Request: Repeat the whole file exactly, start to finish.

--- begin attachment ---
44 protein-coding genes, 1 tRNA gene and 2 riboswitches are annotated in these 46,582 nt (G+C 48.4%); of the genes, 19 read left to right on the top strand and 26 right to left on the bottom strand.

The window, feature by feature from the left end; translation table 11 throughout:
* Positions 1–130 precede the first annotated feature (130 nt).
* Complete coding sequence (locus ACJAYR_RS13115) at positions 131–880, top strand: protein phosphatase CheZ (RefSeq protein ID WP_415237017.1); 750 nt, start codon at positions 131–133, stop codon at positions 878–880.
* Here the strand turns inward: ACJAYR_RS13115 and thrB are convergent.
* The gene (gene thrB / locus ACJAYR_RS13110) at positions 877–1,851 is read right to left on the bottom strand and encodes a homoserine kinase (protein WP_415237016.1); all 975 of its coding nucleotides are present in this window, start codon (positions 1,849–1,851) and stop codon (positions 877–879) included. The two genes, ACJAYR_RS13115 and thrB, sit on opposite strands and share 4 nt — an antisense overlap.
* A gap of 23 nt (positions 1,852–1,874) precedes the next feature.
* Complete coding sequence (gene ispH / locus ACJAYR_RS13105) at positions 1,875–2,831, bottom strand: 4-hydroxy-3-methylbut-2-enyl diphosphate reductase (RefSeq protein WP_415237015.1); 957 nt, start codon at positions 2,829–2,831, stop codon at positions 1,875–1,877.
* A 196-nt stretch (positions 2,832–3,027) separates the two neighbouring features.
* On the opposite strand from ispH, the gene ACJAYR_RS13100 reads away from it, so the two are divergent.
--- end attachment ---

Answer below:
44 protein-coding genes, 1 tRNA gene and 2 riboswitches are annotated in these 46,582 nt (G+C 48.4%); of the genes, 19 read left to right on the top strand and 26 right to left on the bottom strand.

The window, feature by feature from the left end; translation table 11 throughout:
* Positions 1–130 precede the first annotated feature (130 nt).
* Complete coding sequence (locus ACJAYR_RS13115) at positions 131–880, top strand: protein phosphatase CheZ (RefSeq protein ID WP_415237017.1); 750 nt, start codon at positions 131–133, stop codon at positions 878–880.
* Here the strand turns inward: ACJAYR_RS13115 and thrB are convergent.
* The gene (gene thrB / locus ACJAYR_RS13110) at positions 877–1,851 is read right to left on the bottom strand and encodes a homoserine kinase (protein WP_415237016.1); all 975 of its coding nucleotides are present in this window, start codon (positions 1,849–1,851) and stop codon (positions 877–879) included. The two genes, ACJAYR_RS13115 and thrB, sit on opposite strands and share 4 nt — an antisense overlap.
* A gap of 23 nt (positions 1,852–1,874) precedes the next feature.
* Complete coding sequence (gene ispH / locus ACJAYR_RS13105) at positions 1,875–2,831, bottom strand: 4-hydroxy-3-methylbut-2-enyl diphosphate reductase (RefSeq protein WP_415237015.1); 957 nt, start codon at positions 2,829–2,831, stop codon at positions 1,875–1,877.
* A 196-nt stretch (positions 2,832–3,027) separates the two neighbouring features.
* On the opposite strand from ispH, the gene ACJAYR_RS13100 reads away from it, so the two are divergent.